DC region police agencies monitoring NY/NJ developments

Local police agencies across the DC region say they're closely monitoring developments in New York and New Jersey.

WASHINGTON (WUSA9) - Local police agencies across the D.C. region say they're closely monitoring developments in New York and New Jersey. But they say there is nothing to suggest that our area is in any greater danger than it usually is.

Some passengers boarded northbound trains at Union Station with a little anxiety. Amtrak says it's in close contact with the FBI. But at this point, no one is suggesting there's a credible threat.

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Amtrak did cancel a handful of early morning trains through the busy Northeast Corridor. It has stepped up its security posture even higher than usual: more uniformed and plainclothes officers, more canine patrols, more intelligence sharing with local police and the FBI.

“Any trepidation at all headed north?” WUSA9 asked Austin Ruse, who was headed to New York. “Yes!” “You are a little nervous?” “Yes. I tossed around the idea of driving. But I need to get there faster. So I'm going to sit in the back of the train.”

A suspicious package near FBI headquarters led police to shut down Pennsylvania Avenue briefly. Mayor Muriel Bowser said she's paying very close attention.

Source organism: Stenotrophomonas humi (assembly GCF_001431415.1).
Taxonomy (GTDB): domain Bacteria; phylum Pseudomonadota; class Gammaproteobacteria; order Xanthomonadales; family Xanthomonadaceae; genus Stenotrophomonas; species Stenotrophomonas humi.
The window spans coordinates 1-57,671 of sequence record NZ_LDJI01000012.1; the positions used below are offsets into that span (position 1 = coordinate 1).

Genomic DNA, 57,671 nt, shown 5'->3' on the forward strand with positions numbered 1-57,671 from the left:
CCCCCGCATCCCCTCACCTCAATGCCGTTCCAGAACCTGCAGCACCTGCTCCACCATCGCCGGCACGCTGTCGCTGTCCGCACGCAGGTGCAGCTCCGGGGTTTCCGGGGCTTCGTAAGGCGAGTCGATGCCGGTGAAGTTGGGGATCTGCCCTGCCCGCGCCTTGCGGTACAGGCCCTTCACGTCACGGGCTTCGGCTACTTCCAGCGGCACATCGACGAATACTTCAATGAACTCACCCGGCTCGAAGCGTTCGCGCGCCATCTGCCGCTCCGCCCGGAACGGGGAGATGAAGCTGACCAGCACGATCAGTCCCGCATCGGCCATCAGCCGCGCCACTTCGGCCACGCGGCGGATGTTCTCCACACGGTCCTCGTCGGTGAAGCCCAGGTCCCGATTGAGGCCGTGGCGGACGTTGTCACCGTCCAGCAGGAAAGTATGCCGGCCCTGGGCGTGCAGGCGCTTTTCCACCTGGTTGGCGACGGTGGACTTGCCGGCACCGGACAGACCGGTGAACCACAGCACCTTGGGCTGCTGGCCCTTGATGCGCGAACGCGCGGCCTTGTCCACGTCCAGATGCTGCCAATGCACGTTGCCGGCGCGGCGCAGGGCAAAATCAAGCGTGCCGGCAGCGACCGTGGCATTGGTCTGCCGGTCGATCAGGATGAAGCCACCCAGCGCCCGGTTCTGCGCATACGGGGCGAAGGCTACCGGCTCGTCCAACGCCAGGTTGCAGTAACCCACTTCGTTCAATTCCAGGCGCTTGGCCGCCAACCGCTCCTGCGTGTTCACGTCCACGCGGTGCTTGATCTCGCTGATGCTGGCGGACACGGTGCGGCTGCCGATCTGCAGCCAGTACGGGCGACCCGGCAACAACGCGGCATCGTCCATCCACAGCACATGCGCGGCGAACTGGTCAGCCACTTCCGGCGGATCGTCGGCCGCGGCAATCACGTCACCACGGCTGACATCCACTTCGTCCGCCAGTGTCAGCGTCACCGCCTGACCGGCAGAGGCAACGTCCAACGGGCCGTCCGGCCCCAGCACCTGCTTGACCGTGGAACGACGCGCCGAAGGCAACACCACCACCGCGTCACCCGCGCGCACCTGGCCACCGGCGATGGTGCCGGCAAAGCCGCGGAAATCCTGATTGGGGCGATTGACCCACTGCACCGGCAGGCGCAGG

“We have no specific reason to be concerned. But we're the nation's capital, so we remain at a highly vigilant level," said Mayor Bowser. 

Metro said it's also monitoring the situation in New York and New Jersey. Metro Transit Police is urging everyone to keep an eye out.

“Definitely security issues -- not knowing what's going to happen or could happen,” said worried rider Lolade Ademiluy.

But the nervous people at Union Station were far outnumbered by those who said they're not worried at all. Many of them said police and the FBI seem to have this well in hand. And the FBI said there's no indication that a terror cell is involved.

DC Police say anyone who notices suspicious activity or packages should just go ahead and call 911. They also have a webpage they're calling iWatch, which lets you quickly send them an electronic report and even photos of what you're seeing.


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